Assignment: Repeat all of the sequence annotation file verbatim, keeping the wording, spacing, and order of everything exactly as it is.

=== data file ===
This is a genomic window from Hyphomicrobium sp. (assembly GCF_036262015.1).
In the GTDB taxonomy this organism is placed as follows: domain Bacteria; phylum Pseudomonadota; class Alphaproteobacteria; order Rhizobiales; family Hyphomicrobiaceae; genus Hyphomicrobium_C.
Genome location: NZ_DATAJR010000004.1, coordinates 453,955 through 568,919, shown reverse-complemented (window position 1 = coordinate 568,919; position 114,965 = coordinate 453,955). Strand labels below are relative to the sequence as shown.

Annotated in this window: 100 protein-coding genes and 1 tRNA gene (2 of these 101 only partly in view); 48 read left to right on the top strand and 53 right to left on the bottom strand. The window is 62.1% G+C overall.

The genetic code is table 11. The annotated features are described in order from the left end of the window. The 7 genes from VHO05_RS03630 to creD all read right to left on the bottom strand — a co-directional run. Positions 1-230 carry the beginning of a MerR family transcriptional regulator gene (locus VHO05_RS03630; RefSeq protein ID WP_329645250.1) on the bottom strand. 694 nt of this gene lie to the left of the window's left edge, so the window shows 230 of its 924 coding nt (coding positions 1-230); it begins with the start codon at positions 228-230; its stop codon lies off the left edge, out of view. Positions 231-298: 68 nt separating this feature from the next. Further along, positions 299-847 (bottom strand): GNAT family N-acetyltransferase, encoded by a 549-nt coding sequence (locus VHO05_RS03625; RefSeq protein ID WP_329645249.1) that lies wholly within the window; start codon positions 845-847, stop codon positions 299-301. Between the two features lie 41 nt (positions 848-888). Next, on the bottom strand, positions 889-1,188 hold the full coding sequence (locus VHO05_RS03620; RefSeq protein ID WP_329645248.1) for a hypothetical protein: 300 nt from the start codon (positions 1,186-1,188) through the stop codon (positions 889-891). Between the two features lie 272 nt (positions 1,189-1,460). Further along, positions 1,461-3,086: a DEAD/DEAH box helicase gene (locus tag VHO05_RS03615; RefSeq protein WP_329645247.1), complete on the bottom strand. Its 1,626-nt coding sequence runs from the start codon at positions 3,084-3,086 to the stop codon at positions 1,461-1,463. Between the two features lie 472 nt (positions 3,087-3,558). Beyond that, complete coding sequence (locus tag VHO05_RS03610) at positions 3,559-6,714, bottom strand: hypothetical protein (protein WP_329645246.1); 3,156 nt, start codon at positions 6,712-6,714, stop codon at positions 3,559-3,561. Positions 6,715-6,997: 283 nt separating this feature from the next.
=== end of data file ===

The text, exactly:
This is a genomic window from Hyphomicrobium sp. (assembly GCF_036262015.1).
In the GTDB taxonomy this organism is placed as follows: domain Bacteria; phylum Pseudomonadota; class Alphaproteobacteria; order Rhizobiales; family Hyphomicrobiaceae; genus Hyphomicrobium_C.
Genome location: NZ_DATAJR010000004.1, coordinates 453,955 through 568,919, shown reverse-complemented (window position 1 = coordinate 568,919; position 114,965 = coordinate 453,955). Strand labels below are relative to the sequence as shown.

Annotated in this window: 100 protein-coding genes and 1 tRNA gene (2 of these 101 only partly in view); 48 read left to right on the top strand and 53 right to left on the bottom strand. The window is 62.1% G+C overall.

The genetic code is table 11. The annotated features are described in order from the left end of the window. The 7 genes from VHO05_RS03630 to creD all read right to left on the bottom strand — a co-directional run. Positions 1-230 carry the beginning of a MerR family transcriptional regulator gene (locus VHO05_RS03630; RefSeq protein ID WP_329645250.1) on the bottom strand. 694 nt of this gene lie to the left of the window's left edge, so the window shows 230 of its 924 coding nt (coding positions 1-230); it begins with the start codon at positions 228-230; its stop codon lies off the left edge, out of view. Positions 231-298: 68 nt separating this feature from the next. Further along, positions 299-847 (bottom strand): GNAT family N-acetyltransferase, encoded by a 549-nt coding sequence (locus VHO05_RS03625; RefSeq protein ID WP_329645249.1) that lies wholly within the window; start codon positions 845-847, stop codon positions 299-301. Between the two features lie 41 nt (positions 848-888). Next, on the bottom strand, positions 889-1,188 hold the full coding sequence (locus VHO05_RS03620; RefSeq protein ID WP_329645248.1) for a hypothetical protein: 300 nt from the start codon (positions 1,186-1,188) through the stop codon (positions 889-891). Between the two features lie 272 nt (positions 1,189-1,460). Further along, positions 1,461-3,086: a DEAD/DEAH box helicase gene (locus tag VHO05_RS03615; RefSeq protein WP_329645247.1), complete on the bottom strand. Its 1,626-nt coding sequence runs from the start codon at positions 3,084-3,086 to the stop codon at positions 1,461-1,463. Between the two features lie 472 nt (positions 3,087-3,558). Beyond that, complete coding sequence (locus tag VHO05_RS03610) at positions 3,559-6,714, bottom strand: hypothetical protein (protein WP_329645246.1); 3,156 nt, start codon at positions 6,712-6,714, stop codon at positions 3,559-3,561. Positions 6,715-6,997: 283 nt separating this feature from the next.